eects in a rodent model of depression.
10
Although we cannot
completely discount the possibility of subjective drug eects in
rodents, it seems unlikely that rodents would have experiences
similar to those to which humans attribute deep personal
meaning and positive, therapeutically relevant mood and
behavioral change after taking a psychedelic. From this
perspective, the subjective experiences elicited by psychedelic
substances are merely epiphenomena of the underlying
neurobiological mechanisms which convey the benecial
eects. For example, psychedelics promote structural and
functional neural plasticity in the prefrontal cortex through 5-
HT2A receptor-mediated mechanisms,
11
or, to cite another
example of a neurobiological model that may not require
subjective experience, it is observed that the antidepressant
eects of psychedelics are associated with brain network
reorganization.
12
While these and other neurobiological
mechanisms could plausibly account for some of the
therapeutic actions of psychedelics, none rule out an essential
mediating role of subjective eects in humans.
Special Issue: Psychedelics
Received: November 12, 2020
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SUBJECTIVE EFFECTS OF PSYCHEDELICS
Naturally occurring psychedelics have been used for millennia
in some cultures in religious and healing rituals, with an
emphasis on the subjective experiences that they produce.
13
The importance of acute subjective eects in therapeutic
outcomes has been also been documented in qualitative
interview studies of patients treated with psychedelics in
contemporary settings.
14,15
There is a great deal of historical,
anecdotal, and qualitative data supporting the value of the
subjective eects of psychedelics.
The meaning and signicance attributed to psychedelic
experiences has been well established in laboratory settings.
Psilocybin administration studies have repeatedly shown that
participants frequently rate their psychedelic experiences as
among the most meaningful of their entire lives
5,6,8,1619
and
they are sometimes compared to the birth of a rst-born child
or death of a parent. Due to their salience, such experiences
may serve as narrative inection pointsin ones life that
could provide an impetus for changing ones identication with
certain patterns of thoughts, feelings, and behaviors.
Several subjective features of psychedelic experiences are
measurable through psychometric survey instruments. Building
on the foundational scholarship of William James, Walter
Stace, Walter Pahnke, and others,
20
the Mystical Experience
Questionnaire (MEQ) was developed and subsequently
revised and psychometrically validated to provide a self-report
measure of the acute eects of psilocybin.
21
This scale includes
four subscales: 1, an authoritative sense of unity or connected-
ness accompanied by feelings of reverence; 2, positively
valenced feelings such as love or peace; 3, alterations to the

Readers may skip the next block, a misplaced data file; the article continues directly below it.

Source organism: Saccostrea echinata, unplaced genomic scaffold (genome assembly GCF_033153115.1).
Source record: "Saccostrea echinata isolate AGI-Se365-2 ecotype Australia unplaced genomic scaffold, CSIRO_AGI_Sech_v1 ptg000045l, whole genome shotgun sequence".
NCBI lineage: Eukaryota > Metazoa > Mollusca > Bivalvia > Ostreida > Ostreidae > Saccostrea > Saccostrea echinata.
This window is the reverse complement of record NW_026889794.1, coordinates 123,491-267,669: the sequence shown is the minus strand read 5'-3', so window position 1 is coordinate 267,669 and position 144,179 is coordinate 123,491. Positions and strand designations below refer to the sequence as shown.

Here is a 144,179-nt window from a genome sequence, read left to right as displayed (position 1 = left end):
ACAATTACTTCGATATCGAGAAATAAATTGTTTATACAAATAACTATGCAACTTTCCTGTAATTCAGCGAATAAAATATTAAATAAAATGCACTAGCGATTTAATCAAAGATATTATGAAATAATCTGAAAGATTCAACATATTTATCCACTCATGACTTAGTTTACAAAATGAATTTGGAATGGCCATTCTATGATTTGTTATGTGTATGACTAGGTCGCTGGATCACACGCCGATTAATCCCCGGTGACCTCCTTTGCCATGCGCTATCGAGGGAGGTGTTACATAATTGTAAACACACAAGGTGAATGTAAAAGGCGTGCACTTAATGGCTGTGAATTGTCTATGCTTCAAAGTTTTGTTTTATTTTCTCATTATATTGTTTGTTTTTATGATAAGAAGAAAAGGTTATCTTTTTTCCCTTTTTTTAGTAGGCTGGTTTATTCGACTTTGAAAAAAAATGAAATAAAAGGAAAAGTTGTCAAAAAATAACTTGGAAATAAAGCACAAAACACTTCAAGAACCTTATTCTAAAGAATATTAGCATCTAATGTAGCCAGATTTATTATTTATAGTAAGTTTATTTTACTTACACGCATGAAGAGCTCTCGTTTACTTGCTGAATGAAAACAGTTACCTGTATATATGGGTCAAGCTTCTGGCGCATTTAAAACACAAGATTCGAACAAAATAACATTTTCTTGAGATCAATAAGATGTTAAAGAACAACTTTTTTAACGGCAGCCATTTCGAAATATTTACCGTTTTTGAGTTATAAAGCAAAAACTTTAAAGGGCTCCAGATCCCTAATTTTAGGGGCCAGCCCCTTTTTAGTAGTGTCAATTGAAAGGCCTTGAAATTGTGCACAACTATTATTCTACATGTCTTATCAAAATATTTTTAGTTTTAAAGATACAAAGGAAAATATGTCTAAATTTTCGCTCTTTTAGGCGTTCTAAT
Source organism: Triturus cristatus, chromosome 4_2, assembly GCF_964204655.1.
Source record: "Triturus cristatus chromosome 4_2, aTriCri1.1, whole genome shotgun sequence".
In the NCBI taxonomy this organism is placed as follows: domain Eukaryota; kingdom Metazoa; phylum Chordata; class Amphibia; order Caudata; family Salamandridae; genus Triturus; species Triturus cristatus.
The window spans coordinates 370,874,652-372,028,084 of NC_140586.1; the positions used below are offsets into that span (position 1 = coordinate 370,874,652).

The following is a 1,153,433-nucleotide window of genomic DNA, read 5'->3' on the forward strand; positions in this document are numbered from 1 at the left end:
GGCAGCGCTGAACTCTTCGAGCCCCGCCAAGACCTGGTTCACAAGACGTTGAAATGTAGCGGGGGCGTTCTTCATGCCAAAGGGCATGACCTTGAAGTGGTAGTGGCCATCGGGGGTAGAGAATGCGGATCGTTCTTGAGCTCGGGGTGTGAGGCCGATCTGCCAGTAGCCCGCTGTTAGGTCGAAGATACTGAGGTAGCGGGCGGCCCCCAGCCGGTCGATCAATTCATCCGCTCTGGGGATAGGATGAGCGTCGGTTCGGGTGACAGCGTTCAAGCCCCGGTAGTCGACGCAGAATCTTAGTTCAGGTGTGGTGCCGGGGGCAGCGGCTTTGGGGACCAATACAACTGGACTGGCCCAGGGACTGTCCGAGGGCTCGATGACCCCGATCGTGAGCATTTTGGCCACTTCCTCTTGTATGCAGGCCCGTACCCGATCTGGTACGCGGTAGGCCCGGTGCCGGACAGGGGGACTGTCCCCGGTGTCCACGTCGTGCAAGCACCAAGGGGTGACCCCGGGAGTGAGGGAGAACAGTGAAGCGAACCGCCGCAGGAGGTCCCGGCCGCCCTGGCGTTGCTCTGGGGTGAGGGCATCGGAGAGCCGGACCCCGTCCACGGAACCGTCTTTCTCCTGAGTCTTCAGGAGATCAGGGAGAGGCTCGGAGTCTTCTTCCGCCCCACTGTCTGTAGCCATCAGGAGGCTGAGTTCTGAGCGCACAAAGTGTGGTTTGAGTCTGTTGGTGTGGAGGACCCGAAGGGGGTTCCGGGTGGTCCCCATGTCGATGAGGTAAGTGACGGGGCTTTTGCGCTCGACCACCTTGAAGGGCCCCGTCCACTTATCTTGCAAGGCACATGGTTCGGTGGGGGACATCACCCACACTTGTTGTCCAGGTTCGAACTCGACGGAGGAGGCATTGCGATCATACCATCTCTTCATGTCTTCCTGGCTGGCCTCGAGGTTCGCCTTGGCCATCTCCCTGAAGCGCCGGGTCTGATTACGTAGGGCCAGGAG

sense of both time and space; and 4, diculty with putting the
experience into words. The MEQ likely taps several dierent
cognitive and aective processes that ongoing psychometric
studies are further delineating.
Scores on questionnaires assessing mystical-type experiences
arepredictiveofbenecial outcomes from psychedelics
administered in experimental contexts (Figure 1). An initial
double-blind study from Johns Hopkins showed that 61% of 36
psychedelic naı
̈
ve participants met a priori criteria for having a
completemystical experience at the end of the psilocybin
session day compared to 11% after methylphenidate.
16
Two
months after sessions, participants attributed signicantly
greater positive changes in attitudes about life and self, positive
mood, positive behaviors, and positive social eects to
experiences during the psilocybin than methylphenidate
sessions. Importantly, correlation and regression analyses
indicated a central role of the mystical experience assessed
on the session day, but not the intensity of the psilocybin
experience, in predicting the high ratings of personal meaning
assessed at 14 months.
17
For instance, r-values of 0.61 were
found between mystical experience scores immediately after
psilocybin sessions and the follow-up ratings of the personal
meaning of the experience after controlling for three dierent
measures of the intensity of the drug eect. A systematic
replication of the rst study in 18 healthy participants showed
that mystical experience on session days and positive ratings on
follow-up increased as an orderly function of psilocybin dose.
18
A further extension of this research explored the role of
psilocybin-occasioned mystical experience in combination with
meditation on enduring changes in trait measures of prosocial
attitudes and behaviors.
19
In that randomized double-blind
study, 50 participants received moderate-high doses of
psilocybin on each of two sessions while 25 received a low
placebo-like dose on both sessions. Overall, 61% of those
receiving moderate-high doses of psilocybin had complete
mystical experiences in contrast to 4% for those receiving the
low placebo-like dose with the same levels of psychological
support. Hierarchical regression analysis showed that mystical
experience (MEQ scores) on session days contributed